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By Clarence Lusane
The White House must draw the right conclusions from recent dismal polls.
President Obama's popularity is at its lowest point since taking office. A Gallup poll has him at a 41 percent approval rating. Although other polls have him closer to 45 percent, none is encouraging.
The polls demonstrate that much of the disapproval is coming from segments of the voters who will not support Obama under any circumstances. The voters who are feeling no love for Obama are older, less educated, higher income, more religious -- and more white. Among whites, he has only a 39 percent approval rating.
There may not be much Obama can do about this constituency.
What the Obama team really needs to worry about -- ignored by most analysts -- is the drop in support from black and Latino voters. Although his support among blacks is still in the stratosphere, and although it is a bit above 50 percent among Latinos, the trends are all in the wrong direction.
In January 2010, he had a 92 percent approval rating from blacks; now it's 85 percent. Back then, Latinos gave him a 65 percent approval rating; now it's 54 percent. Even more ominous, in January 2009, Latinos gave Obama a 73 percent approval rating.
Given the configuration of Obama's 2008 win, he absolutely must have every black and Latino vote he can garner. He will not only need over 90 percent of the black vote and perhaps 70 percent of the Latino vote; he will also need an extremely high turnout from both.
Weakening black support is being driven by a number of factors, some practical, others more philosophical. At over 15 percent, black unemployment is nearly twice that of whites and Asians, and it is not falling the way it is for these other groups.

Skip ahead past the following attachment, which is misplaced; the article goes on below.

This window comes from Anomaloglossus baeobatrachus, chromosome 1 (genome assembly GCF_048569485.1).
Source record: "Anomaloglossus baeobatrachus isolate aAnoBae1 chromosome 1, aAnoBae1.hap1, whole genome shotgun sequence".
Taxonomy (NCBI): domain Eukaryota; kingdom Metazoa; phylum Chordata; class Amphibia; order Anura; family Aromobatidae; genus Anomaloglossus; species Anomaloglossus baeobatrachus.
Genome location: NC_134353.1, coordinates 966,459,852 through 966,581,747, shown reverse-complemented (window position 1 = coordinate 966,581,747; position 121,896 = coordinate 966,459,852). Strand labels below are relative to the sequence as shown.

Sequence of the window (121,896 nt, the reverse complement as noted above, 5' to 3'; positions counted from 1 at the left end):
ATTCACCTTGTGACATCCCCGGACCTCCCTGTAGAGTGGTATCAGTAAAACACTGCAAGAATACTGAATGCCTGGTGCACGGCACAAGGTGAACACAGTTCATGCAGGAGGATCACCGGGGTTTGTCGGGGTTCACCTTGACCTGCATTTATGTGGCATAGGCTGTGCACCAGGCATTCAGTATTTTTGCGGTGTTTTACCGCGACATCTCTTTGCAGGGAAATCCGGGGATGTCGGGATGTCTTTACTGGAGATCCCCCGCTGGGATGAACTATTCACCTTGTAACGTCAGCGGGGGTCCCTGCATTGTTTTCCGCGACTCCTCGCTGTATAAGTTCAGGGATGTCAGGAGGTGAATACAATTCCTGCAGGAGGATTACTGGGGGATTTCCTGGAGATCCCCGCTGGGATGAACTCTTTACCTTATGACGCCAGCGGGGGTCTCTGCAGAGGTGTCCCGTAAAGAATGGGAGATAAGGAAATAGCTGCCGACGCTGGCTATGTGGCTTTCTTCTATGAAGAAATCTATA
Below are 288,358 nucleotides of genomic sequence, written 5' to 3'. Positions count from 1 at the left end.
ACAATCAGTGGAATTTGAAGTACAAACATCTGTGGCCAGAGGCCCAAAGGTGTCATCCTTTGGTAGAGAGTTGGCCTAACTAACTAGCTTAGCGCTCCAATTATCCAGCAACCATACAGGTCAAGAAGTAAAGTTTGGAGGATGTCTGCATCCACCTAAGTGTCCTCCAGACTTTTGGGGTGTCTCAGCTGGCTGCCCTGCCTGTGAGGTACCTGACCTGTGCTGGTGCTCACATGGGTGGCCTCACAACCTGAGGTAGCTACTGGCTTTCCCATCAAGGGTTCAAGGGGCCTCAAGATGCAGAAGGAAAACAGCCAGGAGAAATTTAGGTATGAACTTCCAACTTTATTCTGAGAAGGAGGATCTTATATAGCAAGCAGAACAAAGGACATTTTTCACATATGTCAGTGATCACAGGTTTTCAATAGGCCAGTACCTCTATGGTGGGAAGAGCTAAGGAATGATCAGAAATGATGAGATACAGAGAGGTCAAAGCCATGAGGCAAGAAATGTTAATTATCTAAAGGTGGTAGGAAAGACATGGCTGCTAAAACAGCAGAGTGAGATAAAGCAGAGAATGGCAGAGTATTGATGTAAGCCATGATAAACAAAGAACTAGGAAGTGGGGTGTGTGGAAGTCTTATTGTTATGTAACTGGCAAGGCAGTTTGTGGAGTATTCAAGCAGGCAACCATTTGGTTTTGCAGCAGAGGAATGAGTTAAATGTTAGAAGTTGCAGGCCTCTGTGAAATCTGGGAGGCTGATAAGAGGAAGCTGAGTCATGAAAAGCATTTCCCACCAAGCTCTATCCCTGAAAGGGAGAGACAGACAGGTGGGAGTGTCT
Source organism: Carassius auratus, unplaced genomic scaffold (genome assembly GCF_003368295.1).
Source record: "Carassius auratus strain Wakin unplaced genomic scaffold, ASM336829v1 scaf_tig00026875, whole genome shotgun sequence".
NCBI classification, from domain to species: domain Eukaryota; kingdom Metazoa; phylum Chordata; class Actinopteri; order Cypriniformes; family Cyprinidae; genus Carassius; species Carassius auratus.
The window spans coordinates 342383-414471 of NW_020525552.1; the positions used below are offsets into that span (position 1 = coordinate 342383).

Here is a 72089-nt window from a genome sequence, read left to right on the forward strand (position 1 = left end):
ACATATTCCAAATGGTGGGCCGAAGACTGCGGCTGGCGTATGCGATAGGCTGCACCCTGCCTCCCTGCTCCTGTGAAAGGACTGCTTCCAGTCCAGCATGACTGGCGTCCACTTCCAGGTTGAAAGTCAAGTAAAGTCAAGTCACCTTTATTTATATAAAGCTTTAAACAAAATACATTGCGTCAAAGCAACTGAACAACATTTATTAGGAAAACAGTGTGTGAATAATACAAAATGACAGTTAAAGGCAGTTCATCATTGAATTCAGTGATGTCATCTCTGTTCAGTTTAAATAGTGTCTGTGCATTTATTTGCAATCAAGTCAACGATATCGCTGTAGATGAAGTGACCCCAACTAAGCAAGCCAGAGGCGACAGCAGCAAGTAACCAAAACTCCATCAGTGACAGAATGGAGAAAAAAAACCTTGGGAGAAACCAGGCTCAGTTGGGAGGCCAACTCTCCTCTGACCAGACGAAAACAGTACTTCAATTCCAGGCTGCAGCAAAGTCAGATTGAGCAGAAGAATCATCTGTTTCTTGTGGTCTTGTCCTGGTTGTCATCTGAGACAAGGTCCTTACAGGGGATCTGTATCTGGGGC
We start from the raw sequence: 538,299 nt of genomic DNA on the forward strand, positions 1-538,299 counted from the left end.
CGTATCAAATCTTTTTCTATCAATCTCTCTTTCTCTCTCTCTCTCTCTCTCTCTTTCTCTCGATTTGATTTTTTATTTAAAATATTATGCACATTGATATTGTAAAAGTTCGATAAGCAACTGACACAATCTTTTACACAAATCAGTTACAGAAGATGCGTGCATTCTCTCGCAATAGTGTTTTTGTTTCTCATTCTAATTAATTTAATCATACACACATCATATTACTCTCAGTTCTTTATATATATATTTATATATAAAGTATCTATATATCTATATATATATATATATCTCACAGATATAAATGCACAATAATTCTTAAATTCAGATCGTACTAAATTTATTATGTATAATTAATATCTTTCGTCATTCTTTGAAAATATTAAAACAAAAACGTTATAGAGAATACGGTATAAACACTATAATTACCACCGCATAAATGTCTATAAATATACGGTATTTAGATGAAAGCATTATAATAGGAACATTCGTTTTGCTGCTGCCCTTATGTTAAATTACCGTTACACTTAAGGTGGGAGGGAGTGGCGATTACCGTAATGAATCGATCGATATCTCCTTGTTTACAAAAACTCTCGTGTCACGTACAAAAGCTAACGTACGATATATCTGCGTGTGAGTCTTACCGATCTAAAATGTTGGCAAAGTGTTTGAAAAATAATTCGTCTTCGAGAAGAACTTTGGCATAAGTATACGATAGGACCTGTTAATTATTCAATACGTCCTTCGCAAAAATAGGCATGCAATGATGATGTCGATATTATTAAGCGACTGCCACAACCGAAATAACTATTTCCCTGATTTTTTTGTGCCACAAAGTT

The recession is having a disproportionately negative impact on people of color. As a new report by the Center for Social Inclusion notes, referring to blacks and Latinos, "The recession is not over -- it is just hitting its stride."
Lack of an immigration policy, failure to pass the DREAM Act and sky high deportations have moved some Latinos away from the administration, though it is hard to imagine that the anti-immigrant Republicans will end up receiving strong support from them.
At a more general level, there is a palatable frustration that the Obama administration has run away from race issues. The persistent disparities that exist regarding access to health care and quality education, and the ongoing discrimination within our criminal justice system, gnaw at blacks and Latinos.
Obama has refused to embrace any race-specific policies to address these inequities, even though only a sharp focus on these issues will begin to resolve them.
As a result, Obama's appeal is perceived by a growing number of blacks as largely symbolic. And his main argument seems to be, "I'm better than the Republicans."
That may not enough to inspire the turnout he needs from blacks and Latinos.
Clarence Lusane, Ph.D., is the program director/associate professor of comparative and regional studies in the School of International Service at American University. He can be reached at email@example.com.
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